in a Glass of Wine, Morning, Noon and Night, in aii cold and moist Conttitutions.

XX. The Acid Tincture. It admirably helps digestion, creates a good Stomach, repretfes vapors, and is good against Fits of the Mother. Dose thirty or sorty drops in any Liquor the Patient drinks, or in a Glass of Wine two or three times a day.

XXI. The Oily 'Tincture. It is Diuretick, eases pains of the Back and Reins, being taken inwardly to twenty or thirty drops in any proper Vehicle: outwardly bathed upon the part, it gives ease in Pains of the Gout, proceeding from a cold Cause and is eminently good against Cramps in any part, Convulsions, and the Palfie, if it be well anointed on the Paralitick part before a good fife, and rubbed in for an hour together, and so continued daily for rwelve, fifteen, or twenty days, till the Patient rinds he comes to the feeling strength, and use of his Limbs, Ufe.

XX1L The Spirit drawn from the Seed. It revwes the Spirits, chears the Heart, comforts Nature, re-prefTes Melancholly, warms and strengthens a cold Stomach, and is good against Fainting and Swooning Fits. Dose half an ounce, or more, at a time, being dulcified, upon occafion.

XXIII. The Distilled Oilfrom the Seed. It has all the Virtues of the Juice, Essence, Deco&ion, Pouder, Tinctures and Spirit, but much more powerful to all the said purposes and intentions. Dose from eight to fixteen drops, dropt into Sugar, and then dissolved in any proper Vehicle the Patient likes beft, and is also agreeable to the Medicament in refitting the Disease.

XXIV. The Towers. They have all the Virtues of the Oil, but much more fubtil and penetrating, and more pleasant and eafie to be taken by delicate and weak Stomachs. Dose two or three drams in a Glass ofgenerous Wine, Morning and Night

XXV. The Elixir. It provokes Urine, (having all the Virtues of the Spirit, Tincture, Oil and Powers exalted) and breaks the Stone, if it is soft and gritty, expelling Gravel, Sand and Tartarous Matter from all the Urinary VeiTels. It opens Obstructions of the Liver and Spleen, cleanses the Blood from corrupted Humors, and is commended against the Cachexia, or evil difpofition of the whole Body, aii-fing from a cold, moist, and watry habit of the same and therefore, in the going off of a Dropsie, when the Bowels are much weakned, and the Tone of them extreamly hurt, it lb comforts and strengthens them, as to make the Body to withftand the return of the Disease, into which if the Patient fhould Re-lapfe, It is generally fatal. The Dose is half a spoonful in Sherry, Canary, or Madera Wine.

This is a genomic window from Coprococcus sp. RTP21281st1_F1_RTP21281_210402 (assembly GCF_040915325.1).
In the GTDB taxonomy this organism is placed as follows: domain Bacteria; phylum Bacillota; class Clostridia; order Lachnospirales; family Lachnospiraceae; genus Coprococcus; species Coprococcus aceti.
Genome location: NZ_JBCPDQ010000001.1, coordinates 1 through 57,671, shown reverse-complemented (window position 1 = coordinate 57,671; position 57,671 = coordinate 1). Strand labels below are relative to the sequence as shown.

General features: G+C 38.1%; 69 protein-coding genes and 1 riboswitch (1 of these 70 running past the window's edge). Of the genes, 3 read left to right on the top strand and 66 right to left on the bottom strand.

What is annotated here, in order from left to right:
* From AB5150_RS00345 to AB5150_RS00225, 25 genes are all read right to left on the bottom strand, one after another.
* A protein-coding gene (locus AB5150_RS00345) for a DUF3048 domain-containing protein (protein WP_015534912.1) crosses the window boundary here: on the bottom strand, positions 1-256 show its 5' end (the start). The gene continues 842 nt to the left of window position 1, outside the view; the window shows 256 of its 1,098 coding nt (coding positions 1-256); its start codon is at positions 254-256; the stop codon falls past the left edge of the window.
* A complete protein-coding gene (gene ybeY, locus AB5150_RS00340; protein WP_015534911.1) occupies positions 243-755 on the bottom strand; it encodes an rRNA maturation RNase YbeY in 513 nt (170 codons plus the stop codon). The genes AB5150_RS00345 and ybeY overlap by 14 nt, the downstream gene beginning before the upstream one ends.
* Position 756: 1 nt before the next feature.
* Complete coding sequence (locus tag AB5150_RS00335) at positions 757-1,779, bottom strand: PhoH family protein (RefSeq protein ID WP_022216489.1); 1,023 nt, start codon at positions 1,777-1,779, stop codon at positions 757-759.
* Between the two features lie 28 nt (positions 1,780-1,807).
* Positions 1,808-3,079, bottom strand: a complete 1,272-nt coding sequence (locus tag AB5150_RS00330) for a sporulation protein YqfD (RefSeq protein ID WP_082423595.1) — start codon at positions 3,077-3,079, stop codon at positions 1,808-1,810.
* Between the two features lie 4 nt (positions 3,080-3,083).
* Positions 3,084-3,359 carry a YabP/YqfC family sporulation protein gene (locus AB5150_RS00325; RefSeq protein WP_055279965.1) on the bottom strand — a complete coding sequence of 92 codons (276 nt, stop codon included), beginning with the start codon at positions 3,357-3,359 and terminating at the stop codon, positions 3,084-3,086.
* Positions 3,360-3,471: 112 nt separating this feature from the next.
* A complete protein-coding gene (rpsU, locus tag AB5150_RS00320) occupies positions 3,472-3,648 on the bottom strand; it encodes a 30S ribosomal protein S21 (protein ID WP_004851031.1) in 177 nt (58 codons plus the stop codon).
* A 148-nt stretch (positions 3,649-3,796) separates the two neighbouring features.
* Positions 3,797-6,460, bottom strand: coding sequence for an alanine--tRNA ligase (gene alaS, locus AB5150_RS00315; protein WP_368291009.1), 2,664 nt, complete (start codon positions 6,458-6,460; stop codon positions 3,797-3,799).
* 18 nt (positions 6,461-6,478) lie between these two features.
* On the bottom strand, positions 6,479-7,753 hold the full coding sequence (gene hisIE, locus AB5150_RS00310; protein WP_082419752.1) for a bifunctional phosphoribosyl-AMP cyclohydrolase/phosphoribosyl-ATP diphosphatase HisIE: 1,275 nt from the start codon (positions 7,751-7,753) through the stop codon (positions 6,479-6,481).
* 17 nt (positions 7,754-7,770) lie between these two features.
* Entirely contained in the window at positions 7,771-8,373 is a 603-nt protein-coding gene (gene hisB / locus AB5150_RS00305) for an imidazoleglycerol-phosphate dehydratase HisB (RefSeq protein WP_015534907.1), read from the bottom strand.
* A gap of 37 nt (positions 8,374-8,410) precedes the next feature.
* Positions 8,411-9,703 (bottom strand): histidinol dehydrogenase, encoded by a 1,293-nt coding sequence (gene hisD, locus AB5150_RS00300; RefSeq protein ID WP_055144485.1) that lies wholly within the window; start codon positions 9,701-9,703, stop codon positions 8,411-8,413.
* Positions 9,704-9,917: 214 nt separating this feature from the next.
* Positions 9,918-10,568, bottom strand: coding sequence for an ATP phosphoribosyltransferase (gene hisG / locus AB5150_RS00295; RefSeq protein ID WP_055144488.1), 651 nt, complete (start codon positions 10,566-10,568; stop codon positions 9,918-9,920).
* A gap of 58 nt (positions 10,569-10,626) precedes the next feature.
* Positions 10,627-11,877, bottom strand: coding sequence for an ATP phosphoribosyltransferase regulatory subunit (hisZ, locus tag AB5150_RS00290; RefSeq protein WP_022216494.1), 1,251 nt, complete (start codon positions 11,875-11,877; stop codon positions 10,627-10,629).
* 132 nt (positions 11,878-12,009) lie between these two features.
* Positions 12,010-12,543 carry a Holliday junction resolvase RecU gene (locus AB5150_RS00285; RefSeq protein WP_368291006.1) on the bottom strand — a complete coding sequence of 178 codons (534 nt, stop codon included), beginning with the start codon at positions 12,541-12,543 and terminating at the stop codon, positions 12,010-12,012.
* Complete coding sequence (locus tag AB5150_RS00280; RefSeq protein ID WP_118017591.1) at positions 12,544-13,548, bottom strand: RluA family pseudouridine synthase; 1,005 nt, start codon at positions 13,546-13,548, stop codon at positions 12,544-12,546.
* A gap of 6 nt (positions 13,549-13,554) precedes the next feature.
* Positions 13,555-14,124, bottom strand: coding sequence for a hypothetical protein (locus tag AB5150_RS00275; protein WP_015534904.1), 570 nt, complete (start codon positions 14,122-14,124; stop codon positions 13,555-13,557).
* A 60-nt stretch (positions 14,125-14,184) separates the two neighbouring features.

CHAP- CXVIII. C ε ν τ Ο R Υ the Greater.


τif ε Names. It is called in Greek, Kivnveicp τί uiy& : In Latin, Centaurium magnum : of Theophraftus Κει/Weti · and in English, Centory the Greater, or Greater Centory.

II. The Kinds. These are four Kinds of this Centory, I. Centaurium majus vulgare, Centaurium magnum, The Common Great Centory. 2. Centaurium majus alterum, The other Great Centory, or Whole leav'd Centory. 3. Centaurium majus Ame* ricanum, or Canadanum, Centaurium foliis Cynarx, Centaurium Pyremum, The American Centory, with Artichoak Leaves. 4. Centaurium majus luteum, The great yellow Centory.

111. The Descriptions. The jirft of these hu<t d Root which grows to be more than two fat long, and as large as a reajenable great ParJnep-root, blackish on the out side, and fmeting of a reddish yellow within, abiding many years, and sending forth jrefh Leaves ruery Spring, those dying j'or the most part which were green all the Summer 5 which Leaves are many, large, long, and soft, deeply cut in on the edges, of a pale green color on the upper side, and whitijh underneath, Without any thing of the great bitterness which is in the lesser Centory, which is no Species of this Plant. The Stalk is long and round, and three or four feel high, divided at the top into many Branches, on which jland large, round, Jcaly green heads, Jhooting forth at their tops, many small Threads or Thrums, of a pale blewijh AJh-color. In which, after they are fallen, do grow, large, whitijh^ smooth, Joining Seeds, not much unlike Thiftle Seeds, but larger, and lying amongjl a great deal of Downy Matter.

IV. The second Great Centory has a Root growing to be as great or greater than the former, and black on the out side, but yellowifb within, yielding a ye I* lowifh red Juice, which is a little bitter, but more Aromatical than the former. Prom the head of this Root comes forth many Leaves lying alnwfi upon the ground, which are long, and a* large almost as the former, but without any jaggedness or division at all in them, yet deeply dented about the edges, and of a deep green color. The Stalk is round and great, but rises not up so high as the other does, nor divides it self at the top, into so many Branches, but bearing only two or three heads on a Stalk, which are scaly, in the same manner, and in it such like Thrums or Thready Plowers, of a pale whitijh color, which being past, there comes such like Seed in the heads, lying in a Plocky or Downy Subflance, and every one bearded in the same manner, but a little blacker.

' V. The third, which is the American, or Floridian Great Centory, has a Root great and black cn the out side, but longer than the first, and of the bigness of ones Wrift. It has larger Leaves than the first, and more jagged, or cut in deeply on the Edges, some

This is a page to be proofread from Salmon's Botanologia, 1710.


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